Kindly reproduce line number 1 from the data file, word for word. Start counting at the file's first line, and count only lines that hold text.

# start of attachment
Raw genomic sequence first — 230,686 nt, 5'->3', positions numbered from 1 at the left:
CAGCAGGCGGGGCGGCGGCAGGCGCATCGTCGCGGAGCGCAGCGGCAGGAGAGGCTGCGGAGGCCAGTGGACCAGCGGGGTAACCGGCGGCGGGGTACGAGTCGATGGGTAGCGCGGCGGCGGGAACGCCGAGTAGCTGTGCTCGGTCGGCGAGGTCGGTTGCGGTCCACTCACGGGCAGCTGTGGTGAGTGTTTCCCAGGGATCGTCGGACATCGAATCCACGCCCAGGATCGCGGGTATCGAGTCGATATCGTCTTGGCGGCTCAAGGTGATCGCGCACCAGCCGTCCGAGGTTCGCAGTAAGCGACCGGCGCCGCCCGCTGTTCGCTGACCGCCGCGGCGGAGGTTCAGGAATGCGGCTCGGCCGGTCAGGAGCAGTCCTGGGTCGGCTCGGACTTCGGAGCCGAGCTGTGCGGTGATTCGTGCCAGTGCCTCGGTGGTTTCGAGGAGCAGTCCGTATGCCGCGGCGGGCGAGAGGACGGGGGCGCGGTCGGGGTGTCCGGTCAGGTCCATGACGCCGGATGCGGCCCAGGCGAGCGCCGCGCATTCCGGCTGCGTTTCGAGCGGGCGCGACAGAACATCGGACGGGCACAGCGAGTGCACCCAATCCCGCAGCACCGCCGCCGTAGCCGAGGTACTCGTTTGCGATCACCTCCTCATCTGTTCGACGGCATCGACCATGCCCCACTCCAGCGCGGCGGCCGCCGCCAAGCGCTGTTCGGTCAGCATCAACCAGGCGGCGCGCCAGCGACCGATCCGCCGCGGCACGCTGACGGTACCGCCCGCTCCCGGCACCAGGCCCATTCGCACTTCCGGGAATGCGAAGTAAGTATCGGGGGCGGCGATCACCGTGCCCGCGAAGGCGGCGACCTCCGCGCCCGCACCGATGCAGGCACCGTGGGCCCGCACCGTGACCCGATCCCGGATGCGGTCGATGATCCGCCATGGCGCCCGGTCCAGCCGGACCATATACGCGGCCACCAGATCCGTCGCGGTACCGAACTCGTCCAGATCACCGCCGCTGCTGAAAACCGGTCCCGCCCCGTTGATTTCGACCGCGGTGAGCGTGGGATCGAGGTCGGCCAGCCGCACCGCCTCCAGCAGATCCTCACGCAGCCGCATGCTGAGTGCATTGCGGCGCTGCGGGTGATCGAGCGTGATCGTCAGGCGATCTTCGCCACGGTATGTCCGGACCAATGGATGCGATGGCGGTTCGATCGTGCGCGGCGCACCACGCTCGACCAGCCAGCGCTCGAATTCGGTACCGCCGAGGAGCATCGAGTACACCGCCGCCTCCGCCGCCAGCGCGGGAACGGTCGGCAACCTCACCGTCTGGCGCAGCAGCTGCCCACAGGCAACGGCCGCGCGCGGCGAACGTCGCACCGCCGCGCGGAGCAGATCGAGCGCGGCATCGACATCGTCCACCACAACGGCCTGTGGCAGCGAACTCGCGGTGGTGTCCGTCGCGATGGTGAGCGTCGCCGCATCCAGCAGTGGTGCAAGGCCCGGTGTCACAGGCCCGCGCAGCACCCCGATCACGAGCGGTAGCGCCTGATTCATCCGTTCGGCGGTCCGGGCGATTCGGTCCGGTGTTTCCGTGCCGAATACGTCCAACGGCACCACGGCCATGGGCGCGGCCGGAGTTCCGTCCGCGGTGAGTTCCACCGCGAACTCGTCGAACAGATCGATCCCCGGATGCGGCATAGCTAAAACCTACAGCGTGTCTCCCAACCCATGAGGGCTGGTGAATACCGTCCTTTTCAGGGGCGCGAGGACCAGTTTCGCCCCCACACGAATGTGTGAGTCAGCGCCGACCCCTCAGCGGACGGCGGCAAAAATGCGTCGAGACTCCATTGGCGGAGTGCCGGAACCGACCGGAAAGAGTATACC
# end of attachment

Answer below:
Raw genomic sequence first — 230,686 nt, 5'->3', positions numbered from 1 at the left: